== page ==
The UK is leaving the EU customs union, which means that it will no longer collect tariff revenues on behalf of the trading bloc. In future, the UK will set its own tariff regime, and patterns of trade will change. If the UK sets higher tariffs – including imposing tariffs on EU trade – it could raise more in revenue than the £3.4bn currently collected. If, on the other hand, the UK adopts lower tariffs than the EU – at the extreme adopting ‘unilateral free trade’ and imposing no tariffs at all – tariff revenue could be very low.

Deciding on how to approach tariffs highlights the tension between the government’s focus on the direct and indirect public finance impacts. A punitive (high) tariff regime would mean more revenue is raised on goods at the point of entry; this is a direct financial impact. But doing so would likely mean lower economic growth as it would make the UK a less open economy (as discussed above). It would likely cause other indirect revenues to fall and the deficit to rise too, and so would result in a negative wider economic impact.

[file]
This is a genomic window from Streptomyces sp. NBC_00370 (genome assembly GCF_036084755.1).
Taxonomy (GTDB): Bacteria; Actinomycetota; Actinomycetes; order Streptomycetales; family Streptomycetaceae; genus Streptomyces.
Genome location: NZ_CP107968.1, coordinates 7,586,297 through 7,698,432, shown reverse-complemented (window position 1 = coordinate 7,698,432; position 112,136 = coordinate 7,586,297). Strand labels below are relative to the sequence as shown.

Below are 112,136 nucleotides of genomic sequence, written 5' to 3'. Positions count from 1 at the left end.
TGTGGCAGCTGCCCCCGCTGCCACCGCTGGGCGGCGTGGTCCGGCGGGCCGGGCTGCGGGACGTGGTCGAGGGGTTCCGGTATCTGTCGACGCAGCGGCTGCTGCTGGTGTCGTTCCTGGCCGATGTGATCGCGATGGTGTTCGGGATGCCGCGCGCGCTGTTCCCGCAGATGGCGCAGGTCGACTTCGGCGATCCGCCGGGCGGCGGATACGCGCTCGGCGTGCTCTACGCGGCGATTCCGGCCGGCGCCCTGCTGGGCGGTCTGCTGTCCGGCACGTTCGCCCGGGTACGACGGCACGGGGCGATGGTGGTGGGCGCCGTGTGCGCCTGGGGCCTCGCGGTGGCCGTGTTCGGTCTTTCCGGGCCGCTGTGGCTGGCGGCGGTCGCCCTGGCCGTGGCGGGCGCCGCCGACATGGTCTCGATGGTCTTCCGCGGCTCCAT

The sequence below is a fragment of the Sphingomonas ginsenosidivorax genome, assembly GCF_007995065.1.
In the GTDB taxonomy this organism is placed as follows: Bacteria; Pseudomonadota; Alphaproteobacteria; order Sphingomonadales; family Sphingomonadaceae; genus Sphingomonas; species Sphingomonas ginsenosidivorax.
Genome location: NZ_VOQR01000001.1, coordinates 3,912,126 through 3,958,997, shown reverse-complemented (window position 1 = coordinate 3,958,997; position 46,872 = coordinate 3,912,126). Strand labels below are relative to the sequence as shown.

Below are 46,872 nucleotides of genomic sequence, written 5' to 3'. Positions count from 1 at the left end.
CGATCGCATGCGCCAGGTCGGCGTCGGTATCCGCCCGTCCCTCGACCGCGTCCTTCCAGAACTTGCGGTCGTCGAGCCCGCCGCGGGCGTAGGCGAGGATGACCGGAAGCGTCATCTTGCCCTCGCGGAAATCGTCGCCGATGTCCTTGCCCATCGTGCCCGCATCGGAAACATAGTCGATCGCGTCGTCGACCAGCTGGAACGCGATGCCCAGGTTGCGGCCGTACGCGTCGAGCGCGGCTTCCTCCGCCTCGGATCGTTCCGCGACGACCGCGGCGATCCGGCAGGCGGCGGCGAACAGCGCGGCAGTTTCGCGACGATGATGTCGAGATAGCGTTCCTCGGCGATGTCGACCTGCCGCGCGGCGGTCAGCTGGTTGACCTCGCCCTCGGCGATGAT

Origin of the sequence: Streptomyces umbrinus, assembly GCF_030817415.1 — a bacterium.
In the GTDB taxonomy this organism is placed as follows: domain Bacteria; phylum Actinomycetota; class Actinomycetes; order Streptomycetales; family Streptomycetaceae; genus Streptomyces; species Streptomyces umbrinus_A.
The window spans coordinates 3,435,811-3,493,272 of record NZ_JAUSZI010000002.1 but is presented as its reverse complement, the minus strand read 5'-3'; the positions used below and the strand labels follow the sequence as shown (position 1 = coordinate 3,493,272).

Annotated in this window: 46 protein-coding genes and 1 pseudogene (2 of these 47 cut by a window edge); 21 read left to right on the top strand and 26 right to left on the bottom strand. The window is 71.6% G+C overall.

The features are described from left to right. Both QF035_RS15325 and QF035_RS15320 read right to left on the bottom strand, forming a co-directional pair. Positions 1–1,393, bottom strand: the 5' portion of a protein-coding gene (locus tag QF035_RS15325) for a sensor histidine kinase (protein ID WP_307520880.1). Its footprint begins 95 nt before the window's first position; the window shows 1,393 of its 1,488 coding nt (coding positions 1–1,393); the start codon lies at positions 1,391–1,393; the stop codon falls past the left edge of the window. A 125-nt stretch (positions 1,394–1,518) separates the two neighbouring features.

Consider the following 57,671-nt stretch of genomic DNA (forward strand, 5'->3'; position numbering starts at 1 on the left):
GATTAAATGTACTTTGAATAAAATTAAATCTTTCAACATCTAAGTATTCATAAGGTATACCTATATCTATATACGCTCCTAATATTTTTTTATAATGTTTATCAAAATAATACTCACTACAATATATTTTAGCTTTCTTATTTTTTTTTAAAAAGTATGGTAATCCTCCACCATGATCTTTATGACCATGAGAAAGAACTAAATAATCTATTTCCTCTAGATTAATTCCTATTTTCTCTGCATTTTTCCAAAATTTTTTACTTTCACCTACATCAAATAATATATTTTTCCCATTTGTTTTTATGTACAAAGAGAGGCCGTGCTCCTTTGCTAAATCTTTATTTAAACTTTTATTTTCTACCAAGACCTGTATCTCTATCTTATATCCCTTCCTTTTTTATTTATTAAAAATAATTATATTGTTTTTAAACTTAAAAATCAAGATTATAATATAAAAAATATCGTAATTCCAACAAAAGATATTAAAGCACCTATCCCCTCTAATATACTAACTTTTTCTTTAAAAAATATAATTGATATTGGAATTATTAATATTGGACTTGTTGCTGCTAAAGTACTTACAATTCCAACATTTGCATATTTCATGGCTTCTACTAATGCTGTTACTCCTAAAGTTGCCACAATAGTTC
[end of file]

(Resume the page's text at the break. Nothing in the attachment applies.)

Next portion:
Overall assessment

An estimate of the negative economic impact has already been factored into the official forecasts, but the upside – from no longer making EU contributions – is not, as that money is currently floating around as ‘unallocated’ spending in the fiscal forecasts.

That said, while the economic effects are uncertain, forecasts suggest that a negative indirect impact from lower economic growth would outweigh any positive direct impact of the UK no longer paying contributions into the EU budget or setting its own tariffs. It is, then, unlikely that there the UK is to enjoy any meaningful ‘Brexit dividend’.

Institute for Government